[ proh-lep-tik ]

  1. (of a date) retroactively calculated using a later calendar than the one used at the time:To make comparisons more simple, all dates are shown using the proleptic Gregorian calendar—that is, the modern Western calendar extrapolated into the past.

  2. involving or characterized by prolepsis, the anticipatory use of arguments, adjectives, etc.: The proleptic idiom “to be dead meat” uses a present-tense description to suggest one’s future doom.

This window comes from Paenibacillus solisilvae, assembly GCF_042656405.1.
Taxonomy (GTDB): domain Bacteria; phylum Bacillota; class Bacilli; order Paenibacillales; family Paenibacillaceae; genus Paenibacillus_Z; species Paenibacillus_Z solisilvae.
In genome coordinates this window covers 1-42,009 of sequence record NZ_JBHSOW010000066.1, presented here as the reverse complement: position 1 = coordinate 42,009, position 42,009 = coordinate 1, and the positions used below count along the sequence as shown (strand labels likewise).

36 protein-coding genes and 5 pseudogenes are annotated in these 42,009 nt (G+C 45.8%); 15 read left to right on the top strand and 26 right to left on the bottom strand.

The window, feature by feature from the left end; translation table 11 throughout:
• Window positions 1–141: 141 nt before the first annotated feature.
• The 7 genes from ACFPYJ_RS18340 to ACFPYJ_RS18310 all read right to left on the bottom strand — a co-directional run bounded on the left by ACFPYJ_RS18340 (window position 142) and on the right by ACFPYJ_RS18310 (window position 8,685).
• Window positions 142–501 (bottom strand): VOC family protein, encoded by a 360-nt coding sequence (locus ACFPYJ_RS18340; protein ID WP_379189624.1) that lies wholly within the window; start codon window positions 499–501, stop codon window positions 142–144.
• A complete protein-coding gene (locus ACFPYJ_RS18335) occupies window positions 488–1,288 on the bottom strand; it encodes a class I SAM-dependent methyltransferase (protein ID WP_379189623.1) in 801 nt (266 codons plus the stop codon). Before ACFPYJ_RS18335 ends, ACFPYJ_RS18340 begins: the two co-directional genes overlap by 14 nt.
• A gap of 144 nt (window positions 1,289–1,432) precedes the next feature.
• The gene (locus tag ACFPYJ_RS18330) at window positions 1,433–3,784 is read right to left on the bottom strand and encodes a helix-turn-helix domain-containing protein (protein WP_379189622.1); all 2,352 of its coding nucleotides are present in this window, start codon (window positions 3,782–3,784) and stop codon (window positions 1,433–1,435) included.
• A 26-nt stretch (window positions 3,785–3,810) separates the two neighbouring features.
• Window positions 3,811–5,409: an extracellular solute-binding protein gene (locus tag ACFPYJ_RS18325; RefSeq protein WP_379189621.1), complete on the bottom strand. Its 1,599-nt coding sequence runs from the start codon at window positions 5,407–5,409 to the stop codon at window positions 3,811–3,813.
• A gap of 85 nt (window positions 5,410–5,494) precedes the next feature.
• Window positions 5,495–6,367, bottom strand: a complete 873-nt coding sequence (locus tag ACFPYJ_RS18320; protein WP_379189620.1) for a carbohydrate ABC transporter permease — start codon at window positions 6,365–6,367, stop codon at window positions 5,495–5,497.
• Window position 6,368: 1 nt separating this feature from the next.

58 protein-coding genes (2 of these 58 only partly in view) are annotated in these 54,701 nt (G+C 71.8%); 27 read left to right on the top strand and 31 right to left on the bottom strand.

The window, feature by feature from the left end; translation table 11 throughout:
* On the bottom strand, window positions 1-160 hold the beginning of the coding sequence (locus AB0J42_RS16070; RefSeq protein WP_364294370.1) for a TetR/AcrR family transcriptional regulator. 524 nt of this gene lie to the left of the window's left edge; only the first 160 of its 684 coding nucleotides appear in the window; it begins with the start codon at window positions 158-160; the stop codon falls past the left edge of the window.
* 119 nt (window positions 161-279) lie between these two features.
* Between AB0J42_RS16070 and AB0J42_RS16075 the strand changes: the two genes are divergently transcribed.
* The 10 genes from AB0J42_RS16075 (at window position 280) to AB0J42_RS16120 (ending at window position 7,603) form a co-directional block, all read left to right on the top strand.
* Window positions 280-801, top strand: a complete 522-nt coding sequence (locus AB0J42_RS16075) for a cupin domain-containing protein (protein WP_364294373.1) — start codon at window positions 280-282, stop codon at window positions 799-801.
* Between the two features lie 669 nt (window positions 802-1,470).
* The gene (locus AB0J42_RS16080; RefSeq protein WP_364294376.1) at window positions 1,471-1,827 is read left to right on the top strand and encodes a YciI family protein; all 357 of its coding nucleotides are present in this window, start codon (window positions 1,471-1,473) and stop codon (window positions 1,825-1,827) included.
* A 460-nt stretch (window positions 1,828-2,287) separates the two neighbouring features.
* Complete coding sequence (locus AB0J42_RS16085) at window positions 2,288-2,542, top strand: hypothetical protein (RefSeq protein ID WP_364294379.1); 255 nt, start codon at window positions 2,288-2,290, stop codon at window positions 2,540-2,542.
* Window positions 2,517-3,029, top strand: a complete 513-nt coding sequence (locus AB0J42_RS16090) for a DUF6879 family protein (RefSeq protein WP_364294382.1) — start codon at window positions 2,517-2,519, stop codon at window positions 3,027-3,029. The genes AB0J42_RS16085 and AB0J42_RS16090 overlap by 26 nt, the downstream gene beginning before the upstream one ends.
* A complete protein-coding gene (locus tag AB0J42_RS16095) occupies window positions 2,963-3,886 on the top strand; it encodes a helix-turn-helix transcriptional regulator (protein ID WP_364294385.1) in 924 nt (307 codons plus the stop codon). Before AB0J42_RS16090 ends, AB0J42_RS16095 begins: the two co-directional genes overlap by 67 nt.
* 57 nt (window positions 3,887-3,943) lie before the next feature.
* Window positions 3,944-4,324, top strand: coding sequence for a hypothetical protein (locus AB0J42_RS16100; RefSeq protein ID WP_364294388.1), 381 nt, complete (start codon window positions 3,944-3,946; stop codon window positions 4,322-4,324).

1. anticipatory; foreshadowing: The proleptic detail of the borrowed scythe clearly reveals that the character’s life on stage will be of short duration.

Origin of proleptic

First recorded in 1655–65; prolep(sis) + -tic
  • Sometimes pro·lep·ti·cal [proh-lep-ti-kuhl] /proʊˈlɛp tɪ kəl/ .

Other words from proleptic

  • pro·lep·ti·cal·ly, adverb

Words Nearby proleptic Unabridged Based on the Random House Unabridged Dictionary, © Random House, Inc. 2024

How to use proleptic in a sentence